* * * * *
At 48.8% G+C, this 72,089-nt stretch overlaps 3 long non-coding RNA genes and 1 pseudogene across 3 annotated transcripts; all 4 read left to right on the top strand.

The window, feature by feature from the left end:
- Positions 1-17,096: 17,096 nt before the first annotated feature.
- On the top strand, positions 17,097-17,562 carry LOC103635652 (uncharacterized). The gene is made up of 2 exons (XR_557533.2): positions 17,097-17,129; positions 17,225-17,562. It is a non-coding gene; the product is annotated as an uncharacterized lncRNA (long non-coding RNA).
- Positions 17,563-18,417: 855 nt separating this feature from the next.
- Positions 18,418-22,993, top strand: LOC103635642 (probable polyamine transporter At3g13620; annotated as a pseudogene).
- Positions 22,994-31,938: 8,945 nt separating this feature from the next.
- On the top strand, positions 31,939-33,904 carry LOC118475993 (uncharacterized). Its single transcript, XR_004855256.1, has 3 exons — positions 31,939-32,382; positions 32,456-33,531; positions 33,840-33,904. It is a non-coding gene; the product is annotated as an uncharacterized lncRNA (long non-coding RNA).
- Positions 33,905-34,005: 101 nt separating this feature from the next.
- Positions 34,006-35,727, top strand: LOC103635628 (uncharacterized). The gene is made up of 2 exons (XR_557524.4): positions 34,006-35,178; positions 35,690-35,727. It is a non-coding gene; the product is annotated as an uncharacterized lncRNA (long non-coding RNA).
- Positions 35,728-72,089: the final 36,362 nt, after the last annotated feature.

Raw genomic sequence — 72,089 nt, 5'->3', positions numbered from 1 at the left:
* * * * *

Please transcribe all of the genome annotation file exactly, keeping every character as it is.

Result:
At 48.8% G+C, this 72,089-nt stretch overlaps 3 long non-coding RNA genes and 1 pseudogene across 3 annotated transcripts; all 4 read left to right on the top strand.

The window, feature by feature from the left end:
- Positions 1-17,096: 17,096 nt before the first annotated feature.
- On the top strand, positions 17,097-17,562 carry LOC103635652 (uncharacterized). The gene is made up of 2 exons (XR_557533.2): positions 17,097-17,129; positions 17,225-17,562. It is a non-coding gene; the product is annotated as an uncharacterized lncRNA (long non-coding RNA).
- Positions 17,563-18,417: 855 nt separating this feature from the next.
- Positions 18,418-22,993, top strand: LOC103635642 (probable polyamine transporter At3g13620; annotated as a pseudogene).
- Positions 22,994-31,938: 8,945 nt separating this feature from the next.
- On the top strand, positions 31,939-33,904 carry LOC118475993 (uncharacterized). Its single transcript, XR_004855256.1, has 3 exons — positions 31,939-32,382; positions 32,456-33,531; positions 33,840-33,904. It is a non-coding gene; the product is annotated as an uncharacterized lncRNA (long non-coding RNA).
- Positions 33,905-34,005: 101 nt separating this feature from the next.
- Positions 34,006-35,727, top strand: LOC103635628 (uncharacterized). The gene is made up of 2 exons (XR_557524.4): positions 34,006-35,178; positions 35,690-35,727. It is a non-coding gene; the product is annotated as an uncharacterized lncRNA (long non-coding RNA).
- Positions 35,728-72,089: the final 36,362 nt, after the last annotated feature.

Raw genomic sequence — 72,089 nt, 5'->3', positions numbered from 1 at the left: